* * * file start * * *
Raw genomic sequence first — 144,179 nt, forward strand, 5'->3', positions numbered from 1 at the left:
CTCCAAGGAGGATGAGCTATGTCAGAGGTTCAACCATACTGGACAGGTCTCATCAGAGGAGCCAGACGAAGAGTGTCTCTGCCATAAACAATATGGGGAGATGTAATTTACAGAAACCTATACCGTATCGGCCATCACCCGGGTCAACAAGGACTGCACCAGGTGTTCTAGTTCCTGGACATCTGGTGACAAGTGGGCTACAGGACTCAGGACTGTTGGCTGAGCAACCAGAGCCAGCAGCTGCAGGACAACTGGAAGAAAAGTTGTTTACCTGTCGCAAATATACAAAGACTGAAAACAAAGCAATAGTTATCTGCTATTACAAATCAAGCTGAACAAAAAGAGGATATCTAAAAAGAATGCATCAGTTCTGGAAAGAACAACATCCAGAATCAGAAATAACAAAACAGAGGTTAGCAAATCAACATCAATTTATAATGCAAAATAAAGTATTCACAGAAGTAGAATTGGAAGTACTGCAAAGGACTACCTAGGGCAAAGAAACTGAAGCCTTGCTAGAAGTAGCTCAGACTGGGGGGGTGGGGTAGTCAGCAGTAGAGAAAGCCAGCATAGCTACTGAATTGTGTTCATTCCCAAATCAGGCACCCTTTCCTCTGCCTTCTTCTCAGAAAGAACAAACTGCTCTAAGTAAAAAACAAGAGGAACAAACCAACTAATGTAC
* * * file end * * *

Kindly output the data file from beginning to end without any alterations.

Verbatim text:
Raw genomic sequence first — 144,179 nt, forward strand, 5'->3', positions numbered from 1 at the left:
CTCCAAGGAGGATGAGCTATGTCAGAGGTTCAACCATACTGGACAGGTCTCATCAGAGGAGCCAGACGAAGAGTGTCTCTGCCATAAACAATATGGGGAGATGTAATTTACAGAAACCTATACCGTATCGGCCATCACCCGGGTCAACAAGGACTGCACCAGGTGTTCTAGTTCCTGGACATCTGGTGACAAGTGGGCTACAGGACTCAGGACTGTTGGCTGAGCAACCAGAGCCAGCAGCTGCAGGACAACTGGAAGAAAAGTTGTTTACCTGTCGCAAATATACAAAGACTGAAAACAAAGCAATAGTTATCTGCTATTACAAATCAAGCTGAACAAAAAGAGGATATCTAAAAAGAATGCATCAGTTCTGGAAAGAACAACATCCAGAATCAGAAATAACAAAACAGAGGTTAGCAAATCAACATCAATTTATAATGCAAAATAAAGTATTCACAGAAGTAGAATTGGAAGTACTGCAAAGGACTACCTAGGGCAAAGAAACTGAAGCCTTGCTAGAAGTAGCTCAGACTGGGGGGGTGGGGTAGTCAGCAGTAGAGAAAGCCAGCATAGCTACTGAATTGTGTTCATTCCCAAATCAGGCACCCTTTCCTCTGCCTTCTTCTCAGAAAGAACAAACTGCTCTAAGTAAAAAACAAGAGGAACAAACCAACTAATGTAC